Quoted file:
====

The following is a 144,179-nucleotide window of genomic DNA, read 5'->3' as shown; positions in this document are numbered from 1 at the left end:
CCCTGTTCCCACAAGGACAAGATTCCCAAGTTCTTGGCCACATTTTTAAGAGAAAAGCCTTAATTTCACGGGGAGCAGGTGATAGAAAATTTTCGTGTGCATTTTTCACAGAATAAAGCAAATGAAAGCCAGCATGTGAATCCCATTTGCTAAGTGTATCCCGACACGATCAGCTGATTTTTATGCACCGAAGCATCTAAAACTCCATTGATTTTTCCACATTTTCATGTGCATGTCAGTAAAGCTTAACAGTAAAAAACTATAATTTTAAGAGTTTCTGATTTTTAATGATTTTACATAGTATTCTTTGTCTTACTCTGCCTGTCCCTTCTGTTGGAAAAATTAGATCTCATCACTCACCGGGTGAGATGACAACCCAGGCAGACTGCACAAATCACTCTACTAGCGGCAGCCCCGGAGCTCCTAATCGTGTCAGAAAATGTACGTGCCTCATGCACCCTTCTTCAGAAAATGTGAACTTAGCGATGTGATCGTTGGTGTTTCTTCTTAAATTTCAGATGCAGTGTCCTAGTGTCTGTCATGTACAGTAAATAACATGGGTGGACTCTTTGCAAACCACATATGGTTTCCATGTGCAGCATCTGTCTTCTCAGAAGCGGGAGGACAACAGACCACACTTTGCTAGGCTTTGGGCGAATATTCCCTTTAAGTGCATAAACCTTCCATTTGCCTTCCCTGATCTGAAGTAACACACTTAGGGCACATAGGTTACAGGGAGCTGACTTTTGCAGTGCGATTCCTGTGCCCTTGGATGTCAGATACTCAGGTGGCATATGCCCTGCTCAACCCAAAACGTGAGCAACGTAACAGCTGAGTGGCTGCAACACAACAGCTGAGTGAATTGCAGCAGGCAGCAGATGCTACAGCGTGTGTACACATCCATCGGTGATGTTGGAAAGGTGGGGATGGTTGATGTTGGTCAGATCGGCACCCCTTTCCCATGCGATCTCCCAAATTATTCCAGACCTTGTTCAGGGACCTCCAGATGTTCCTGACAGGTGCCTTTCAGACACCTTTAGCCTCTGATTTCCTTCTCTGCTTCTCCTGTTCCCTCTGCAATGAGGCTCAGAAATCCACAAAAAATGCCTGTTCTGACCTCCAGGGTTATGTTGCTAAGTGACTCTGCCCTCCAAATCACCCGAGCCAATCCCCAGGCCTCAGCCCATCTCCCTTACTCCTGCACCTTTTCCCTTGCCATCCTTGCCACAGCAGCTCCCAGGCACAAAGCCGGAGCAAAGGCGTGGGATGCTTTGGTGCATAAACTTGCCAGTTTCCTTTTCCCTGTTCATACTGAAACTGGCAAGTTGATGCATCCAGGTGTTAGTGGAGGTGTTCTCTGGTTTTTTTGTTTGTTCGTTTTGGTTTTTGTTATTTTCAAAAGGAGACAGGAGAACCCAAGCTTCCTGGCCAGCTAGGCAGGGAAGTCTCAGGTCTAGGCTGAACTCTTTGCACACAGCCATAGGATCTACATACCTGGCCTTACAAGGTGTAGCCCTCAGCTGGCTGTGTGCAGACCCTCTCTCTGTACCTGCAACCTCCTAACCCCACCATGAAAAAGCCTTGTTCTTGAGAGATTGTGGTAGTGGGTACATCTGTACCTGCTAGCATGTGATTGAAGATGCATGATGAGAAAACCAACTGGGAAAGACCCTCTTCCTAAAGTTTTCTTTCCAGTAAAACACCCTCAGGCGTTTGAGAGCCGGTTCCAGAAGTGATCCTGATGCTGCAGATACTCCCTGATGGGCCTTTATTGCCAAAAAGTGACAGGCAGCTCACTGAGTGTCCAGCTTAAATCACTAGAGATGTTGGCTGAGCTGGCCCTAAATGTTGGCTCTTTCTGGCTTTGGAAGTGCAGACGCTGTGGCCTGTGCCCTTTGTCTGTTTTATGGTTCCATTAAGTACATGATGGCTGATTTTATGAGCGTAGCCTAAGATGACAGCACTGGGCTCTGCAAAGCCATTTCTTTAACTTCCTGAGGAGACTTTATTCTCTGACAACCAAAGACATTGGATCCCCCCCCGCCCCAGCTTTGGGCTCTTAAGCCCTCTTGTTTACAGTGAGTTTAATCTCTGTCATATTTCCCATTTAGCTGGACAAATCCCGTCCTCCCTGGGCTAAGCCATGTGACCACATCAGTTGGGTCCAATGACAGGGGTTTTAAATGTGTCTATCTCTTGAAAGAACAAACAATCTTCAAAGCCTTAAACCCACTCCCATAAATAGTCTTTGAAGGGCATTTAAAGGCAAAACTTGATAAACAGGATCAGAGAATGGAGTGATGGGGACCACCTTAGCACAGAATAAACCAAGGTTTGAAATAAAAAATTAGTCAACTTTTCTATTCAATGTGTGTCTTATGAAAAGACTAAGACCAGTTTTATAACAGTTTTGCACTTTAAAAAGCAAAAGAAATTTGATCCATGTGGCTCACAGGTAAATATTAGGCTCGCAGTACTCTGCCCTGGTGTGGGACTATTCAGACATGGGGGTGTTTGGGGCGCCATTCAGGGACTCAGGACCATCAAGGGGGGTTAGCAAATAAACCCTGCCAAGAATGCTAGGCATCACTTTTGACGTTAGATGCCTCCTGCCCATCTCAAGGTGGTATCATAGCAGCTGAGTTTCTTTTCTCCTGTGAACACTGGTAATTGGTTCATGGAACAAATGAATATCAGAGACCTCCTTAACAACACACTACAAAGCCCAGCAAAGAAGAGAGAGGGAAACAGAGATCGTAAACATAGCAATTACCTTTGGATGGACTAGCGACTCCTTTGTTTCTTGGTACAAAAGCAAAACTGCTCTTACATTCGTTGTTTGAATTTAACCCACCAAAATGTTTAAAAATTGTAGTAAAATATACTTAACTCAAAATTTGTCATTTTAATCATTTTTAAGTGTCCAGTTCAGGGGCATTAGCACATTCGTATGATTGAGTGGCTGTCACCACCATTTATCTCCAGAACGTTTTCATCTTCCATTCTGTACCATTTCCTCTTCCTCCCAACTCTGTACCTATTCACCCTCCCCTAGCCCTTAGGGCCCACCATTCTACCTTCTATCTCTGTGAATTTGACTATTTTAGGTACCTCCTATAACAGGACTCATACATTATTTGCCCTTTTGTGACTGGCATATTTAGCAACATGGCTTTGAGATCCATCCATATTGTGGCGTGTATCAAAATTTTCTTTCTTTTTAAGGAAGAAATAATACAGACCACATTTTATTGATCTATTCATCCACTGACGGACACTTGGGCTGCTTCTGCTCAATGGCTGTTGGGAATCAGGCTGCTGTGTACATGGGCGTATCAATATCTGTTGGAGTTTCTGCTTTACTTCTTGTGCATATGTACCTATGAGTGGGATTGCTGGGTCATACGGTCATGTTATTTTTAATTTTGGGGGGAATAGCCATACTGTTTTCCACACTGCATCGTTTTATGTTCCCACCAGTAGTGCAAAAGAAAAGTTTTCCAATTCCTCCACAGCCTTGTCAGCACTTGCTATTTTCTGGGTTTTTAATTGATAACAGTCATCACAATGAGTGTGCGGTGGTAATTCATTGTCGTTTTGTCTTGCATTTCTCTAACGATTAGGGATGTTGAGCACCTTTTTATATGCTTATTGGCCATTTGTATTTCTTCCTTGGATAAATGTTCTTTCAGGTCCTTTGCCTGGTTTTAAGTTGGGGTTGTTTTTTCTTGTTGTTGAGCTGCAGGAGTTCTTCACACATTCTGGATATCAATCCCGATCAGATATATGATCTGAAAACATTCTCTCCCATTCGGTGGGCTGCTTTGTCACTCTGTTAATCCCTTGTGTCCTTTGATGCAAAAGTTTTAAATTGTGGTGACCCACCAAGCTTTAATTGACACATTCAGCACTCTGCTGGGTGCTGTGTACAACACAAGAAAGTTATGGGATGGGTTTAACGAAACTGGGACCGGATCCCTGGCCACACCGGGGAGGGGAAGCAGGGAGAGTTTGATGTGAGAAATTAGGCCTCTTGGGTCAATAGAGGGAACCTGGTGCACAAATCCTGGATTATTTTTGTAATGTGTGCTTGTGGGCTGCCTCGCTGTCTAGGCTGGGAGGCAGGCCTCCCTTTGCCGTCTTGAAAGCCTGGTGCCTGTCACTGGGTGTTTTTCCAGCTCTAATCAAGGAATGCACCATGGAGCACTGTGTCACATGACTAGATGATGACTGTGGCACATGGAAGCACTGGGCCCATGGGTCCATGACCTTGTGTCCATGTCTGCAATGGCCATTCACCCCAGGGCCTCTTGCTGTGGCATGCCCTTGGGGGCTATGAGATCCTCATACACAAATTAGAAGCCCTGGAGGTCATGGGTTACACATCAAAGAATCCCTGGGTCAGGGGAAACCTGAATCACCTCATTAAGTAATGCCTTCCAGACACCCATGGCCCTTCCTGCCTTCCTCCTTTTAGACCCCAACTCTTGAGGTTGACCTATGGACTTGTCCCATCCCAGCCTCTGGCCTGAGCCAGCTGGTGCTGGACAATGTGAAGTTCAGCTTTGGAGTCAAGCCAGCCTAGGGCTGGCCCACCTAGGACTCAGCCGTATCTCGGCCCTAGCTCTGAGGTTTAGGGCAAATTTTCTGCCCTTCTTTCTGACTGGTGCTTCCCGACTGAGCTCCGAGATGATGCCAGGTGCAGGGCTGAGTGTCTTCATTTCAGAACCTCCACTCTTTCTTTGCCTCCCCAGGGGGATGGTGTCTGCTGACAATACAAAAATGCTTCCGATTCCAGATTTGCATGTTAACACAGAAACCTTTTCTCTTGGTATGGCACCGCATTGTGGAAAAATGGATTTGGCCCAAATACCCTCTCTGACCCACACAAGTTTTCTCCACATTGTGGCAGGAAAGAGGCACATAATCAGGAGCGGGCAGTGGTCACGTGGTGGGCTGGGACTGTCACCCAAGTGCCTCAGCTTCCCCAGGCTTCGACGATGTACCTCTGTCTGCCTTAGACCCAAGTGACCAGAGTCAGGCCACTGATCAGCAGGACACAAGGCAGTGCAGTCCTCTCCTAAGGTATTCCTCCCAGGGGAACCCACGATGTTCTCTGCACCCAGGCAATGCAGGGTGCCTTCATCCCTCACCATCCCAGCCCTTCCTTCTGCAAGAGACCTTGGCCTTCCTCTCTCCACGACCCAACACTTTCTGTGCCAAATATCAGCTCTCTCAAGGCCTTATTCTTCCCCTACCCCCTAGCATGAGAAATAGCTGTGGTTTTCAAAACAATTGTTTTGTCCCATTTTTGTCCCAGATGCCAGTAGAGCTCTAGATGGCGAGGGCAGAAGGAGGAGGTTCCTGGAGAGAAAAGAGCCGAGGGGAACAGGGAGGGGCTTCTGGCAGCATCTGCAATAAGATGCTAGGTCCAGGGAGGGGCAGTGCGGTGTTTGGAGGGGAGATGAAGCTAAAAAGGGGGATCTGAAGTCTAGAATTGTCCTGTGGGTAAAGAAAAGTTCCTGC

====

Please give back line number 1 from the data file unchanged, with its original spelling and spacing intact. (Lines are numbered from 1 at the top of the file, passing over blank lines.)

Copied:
The following is a 144,179-nucleotide window of genomic DNA, read 5'->3' as shown; positions in this document are numbered from 1 at the left end: